New approach assembles big structures from small interlocking pieces

Aug 15, 2013 by David Chandler
Test apparatus with reversibly-assembled cellular composite materials. Credit: © CC-BY-NC-SA Kenneth C. Cheung

MIT researchers have developed a lightweight structure whose tiny blocks can be snapped together much like the bricks of a child's construction toy. The new material, the researchers say, could revolutionize the assembly of airplanes, spacecraft, and even larger structures, such as dikes and levees.

The new approach to construction is described in a paper appearing this week in the journal Science, co-authored by postdoc Kenneth Cheung and Neil Gershenfeld, director of MIT's Center for Bits and Atoms.

Gershenfeld likens the structure—which is made from tiny, identical, interlocking parts—to chainmail. The parts, based on a novel geometry that Cheung developed with Gershenfeld, form a structure that is 10 times stiffer for a given weight than existing ultralight materials. But this new structure can also be disassembled and reassembled easily—such as to repair damage, or to recycle the parts into a different configuration.

The individual parts can be mass-produced; Gershenfeld and Cheung are developing a to assemble them into wings, airplane fuselages, bridges or rockets—among many other possibilities.

The new design combines three fields of research, Gershenfeld says: , cellular materials (those made with porous cells) and additive manufacturing (such as 3-D printing, where structures are built by depositing rather than removing material).

Part production for reversibly-assembled cellular composite materials, slicing from stock produced by a multiplexed fiber winding method. Credit: CC-BY-NC-SA Kenneth C. Cheung

With conventional composites—now used in everything from golf clubs and tennis rackets to the components of Boeing's new 787 airplane—each piece is manufactured as a continuous unit. Therefore, manufacturing large structures, such as , requires large factories where and can be wound and parts heat-cured as a whole, minimizing the number of separate pieces that must be joined in final assembly. That requirement meant, for example, Boeing's suppliers have had to build enormous facilities to make parts for the 787.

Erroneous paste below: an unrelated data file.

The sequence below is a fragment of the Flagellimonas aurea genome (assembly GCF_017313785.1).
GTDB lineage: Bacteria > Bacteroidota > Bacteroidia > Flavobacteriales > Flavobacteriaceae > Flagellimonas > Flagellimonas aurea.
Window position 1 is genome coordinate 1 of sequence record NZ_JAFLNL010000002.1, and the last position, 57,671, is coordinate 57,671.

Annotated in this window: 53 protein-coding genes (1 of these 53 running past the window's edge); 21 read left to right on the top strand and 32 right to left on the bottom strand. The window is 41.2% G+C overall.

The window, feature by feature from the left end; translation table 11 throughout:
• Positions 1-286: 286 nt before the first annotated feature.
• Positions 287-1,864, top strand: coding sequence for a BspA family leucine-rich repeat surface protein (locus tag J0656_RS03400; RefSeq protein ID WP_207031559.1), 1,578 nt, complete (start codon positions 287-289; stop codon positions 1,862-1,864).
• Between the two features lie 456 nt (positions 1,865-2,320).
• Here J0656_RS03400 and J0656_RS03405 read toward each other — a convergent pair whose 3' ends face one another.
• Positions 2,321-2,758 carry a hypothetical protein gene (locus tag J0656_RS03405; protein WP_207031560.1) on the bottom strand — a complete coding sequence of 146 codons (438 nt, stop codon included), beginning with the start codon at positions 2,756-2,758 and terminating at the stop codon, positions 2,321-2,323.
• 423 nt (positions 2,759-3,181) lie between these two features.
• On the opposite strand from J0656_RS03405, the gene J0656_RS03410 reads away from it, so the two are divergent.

Pound for pound, the new technique allows much less material to carry a given load. This could not only reduce the weight of vehicles, for example—which could significantly lower fuel use and operating costs—but also reduce the costs of construction and assembly, while allowing greater design flexibility. The system is useful for "anything you need to move, or put in the air or in space," says Cheung, who will begin work this fall as an engineer at NASA's Ames Research Center.

The concept, Gershenfeld says, arose in response to the question, "Can you 3-D print an airplane?" While he and Cheung realized that 3-D printing was an impractical approach at such a large scale, they wondered if it might be possible instead to use the discrete "digital" materials that they were studying.

"This satisfies the spirit of the question," Gershenfeld says, "but it's assembled rather than printed." The team is now developing an assembler robot that can crawl, insectlike, over the surface of a growing structure, adding pieces one by one to the existing structure.

Close-up photograph of reversibly-assembled cellular composite materials. Credit: © CC-BY-NC-SA Kenneth C. Cheung

In traditional composite manufacturing, the joints between large components tend to be where cracks and structural failures start. While these new structures are made by linking many small composite fiber loops, Cheung and Gershenfeld show that they behave like an elastic solid, with a stiffness, or modulus, equal to that of much heavier traditional structures—because forces are conveyed through the structures inside the pieces and distributed across the lattice structure.

What's more, when conventional composite materials are stressed to the breaking point, they tend to fail abruptly and at large scale. But the new modular system tends to fail only incrementally, meaning it is more reliable and can more easily be repaired, the researchers say. "It's a massively redundant system," Gershenfeld says.